Work-life balance. It’s become a bit of a buzzword over the last few years, especially with the pandemic bringing changes to how and where we work.
But wanting work-life balance and actually achieving it are two very different things. And that’s not even considering how hard it is to find a happy medium between that and staying productive as a business.
However, doing so isn’t impossible.
In this post, we’ll run down some ways you can build work-life balance into your company culture and keep your productivity high at the same time.
The Link Between Work-Life Balance and Productivity
It’s important to note that work-life balance and productivity aren’t always negatively related. In fact, it’s quite the opposite. A study in 2017 by the Social Market Foundation found that happy employees are 20% more productive than unhappy ones.
Work-life balance has other benefits for a workplace’s productivity. Employers that prioritise their work-life balance reduce the risk of burnout, which we know can cause physical and mental health problems. In turn, they improve focus, and workplace morale increases in general. All this adds up to a workplace that more people want to stay in for longer – and that’s valuable.
Strategies for Leaders to Promote Work-Life Balance
When it comes to promoting work-life balance while maintaining productivity, there are many different strategies business leaders can implement:
Flexible work arrangements
Post-pandemic, flexible working has become less of a luxury and more of an expectation for those entering new roles. In 2021, a survey found that more than half of workers globally would consider leaving their jobs post-pandemic if flexible working wasn’t provided. With the advent of the Great Resignation, that looks to have come true.
Flexible working isn’t just limited to working from home. Companies can look at options including flexitime, compressed workweeks, or job sharing, depending on what works best for their business. No matter what you choose, talking seriously with your employees will make them feel more in control of how they work, increasing productivity.
Encourage regular breaks
This strategy is twofold. Taking regular short breaks throughout the workday – even just to make a cup of coffee – can prevent physical problems such as eye and neck strain. It also gives employees a chance to take a mental break. But encouraging use of annual leave, for longer breaks, is just as important.
Change the way you measure productivity
It’s not hard to see why measuring productivity by the number of hours worked is attractive. It’s the ultimate “one-size-fits-all” metric – but opting for it can harm productivity, rather than helping it. Placing so much focus on time unwittingly glorifies overworking, and can lead to “busywork”, work that keeps a person busy but has little value in itself. One alternative is to adopt a task-based approach, so that employees don’t worry about having to show hours logged.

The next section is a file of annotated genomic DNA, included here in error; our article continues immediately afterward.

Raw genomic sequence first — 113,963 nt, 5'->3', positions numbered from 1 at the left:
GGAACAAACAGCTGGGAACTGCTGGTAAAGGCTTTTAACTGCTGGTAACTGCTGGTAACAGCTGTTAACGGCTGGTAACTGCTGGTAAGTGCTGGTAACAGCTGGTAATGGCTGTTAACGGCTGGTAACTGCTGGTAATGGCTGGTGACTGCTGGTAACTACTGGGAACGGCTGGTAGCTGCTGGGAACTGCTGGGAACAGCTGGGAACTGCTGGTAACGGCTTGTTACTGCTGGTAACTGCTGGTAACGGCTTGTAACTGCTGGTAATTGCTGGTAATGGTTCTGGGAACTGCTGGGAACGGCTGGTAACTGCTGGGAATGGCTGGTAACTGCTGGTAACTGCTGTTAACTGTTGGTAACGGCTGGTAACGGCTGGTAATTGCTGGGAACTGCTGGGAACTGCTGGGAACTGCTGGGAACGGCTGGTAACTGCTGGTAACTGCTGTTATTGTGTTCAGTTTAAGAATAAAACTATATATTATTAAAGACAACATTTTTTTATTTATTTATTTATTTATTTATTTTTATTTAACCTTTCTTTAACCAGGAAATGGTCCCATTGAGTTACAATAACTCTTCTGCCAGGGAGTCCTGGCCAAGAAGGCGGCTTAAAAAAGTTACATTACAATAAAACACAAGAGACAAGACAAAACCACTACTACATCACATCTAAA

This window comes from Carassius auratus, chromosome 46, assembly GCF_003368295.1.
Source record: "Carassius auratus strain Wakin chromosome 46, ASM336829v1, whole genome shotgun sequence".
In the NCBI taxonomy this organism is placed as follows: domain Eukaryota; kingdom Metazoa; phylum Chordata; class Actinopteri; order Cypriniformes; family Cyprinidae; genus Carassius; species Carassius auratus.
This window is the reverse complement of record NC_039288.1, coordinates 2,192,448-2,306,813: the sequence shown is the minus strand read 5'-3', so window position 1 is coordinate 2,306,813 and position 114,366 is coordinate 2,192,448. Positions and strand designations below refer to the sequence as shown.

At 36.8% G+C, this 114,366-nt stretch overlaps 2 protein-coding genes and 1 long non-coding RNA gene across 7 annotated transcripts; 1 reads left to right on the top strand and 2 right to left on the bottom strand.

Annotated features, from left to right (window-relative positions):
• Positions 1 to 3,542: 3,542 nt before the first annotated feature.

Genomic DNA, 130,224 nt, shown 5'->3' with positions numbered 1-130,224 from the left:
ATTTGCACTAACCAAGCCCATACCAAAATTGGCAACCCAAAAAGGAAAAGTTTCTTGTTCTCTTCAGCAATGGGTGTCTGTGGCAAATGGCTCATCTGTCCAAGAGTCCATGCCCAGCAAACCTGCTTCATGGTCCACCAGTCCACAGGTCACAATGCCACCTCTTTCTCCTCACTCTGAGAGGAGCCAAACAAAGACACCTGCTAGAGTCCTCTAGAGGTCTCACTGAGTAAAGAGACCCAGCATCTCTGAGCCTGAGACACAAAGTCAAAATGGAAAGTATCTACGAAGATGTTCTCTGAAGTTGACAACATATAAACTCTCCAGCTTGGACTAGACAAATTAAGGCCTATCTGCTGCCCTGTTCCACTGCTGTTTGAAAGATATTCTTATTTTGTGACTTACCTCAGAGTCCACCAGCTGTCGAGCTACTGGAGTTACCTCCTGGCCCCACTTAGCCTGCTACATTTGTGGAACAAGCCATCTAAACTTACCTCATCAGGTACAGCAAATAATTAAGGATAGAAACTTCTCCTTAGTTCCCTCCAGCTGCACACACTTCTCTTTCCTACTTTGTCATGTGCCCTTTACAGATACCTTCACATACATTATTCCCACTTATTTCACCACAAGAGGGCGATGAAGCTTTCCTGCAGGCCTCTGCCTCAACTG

Use technology to streamline processes
Research from Personio showed that on average, employees spend 3 hours a week on repetitive administrative tasks. For someone working a standard 37.5 hours, this adds up to 8% of their working week.
One way to get this time back is by utilising technology. Many tools are now available that can automate these tedious tasks and make other changes to streamline workflows and enhance communication across the entire team. This has the dual benefit of allowing employees to do more in the time they have, while also boosting productivity as they focus on task that are higher value.
Ask any business leader if they’re a good communicator, and you’ll likely get a ‘yes’. To your employees, though, it might not be so obvious – and this could be harming your business’ wider productivity.
As early as possible, you should establish open and transparent communication channels. Make sure that employees understand their roles, responsibilities, and goals. Getting rid of ambiguity means employees will feel more empowered to manage their own workloads – knowing what they have to do, and when.
Understand each employee’s unique needs
Employees are humans – and that means no two are the same. This goes for work-life balance too. It looks different for everyone and the only way you’re going to learn how is by asking them directly. Some might prefer to start and end later in the day. Some may have family commitments. Others may like to have certain days where they work exclusively from the office. Provide them with the autonomy to manage their own work-life balance, and you’ll have happier employees (which we’ve already established is good for productivity!)
Work and life are rarely in perfect harmony with each other. But as a leader, you’re in a unique position. You can shift the scales. Just by setting the example – not overworking, taking breaks when you need to – you can impact your employees’ own mental health, and in turn, your business’ productivity.
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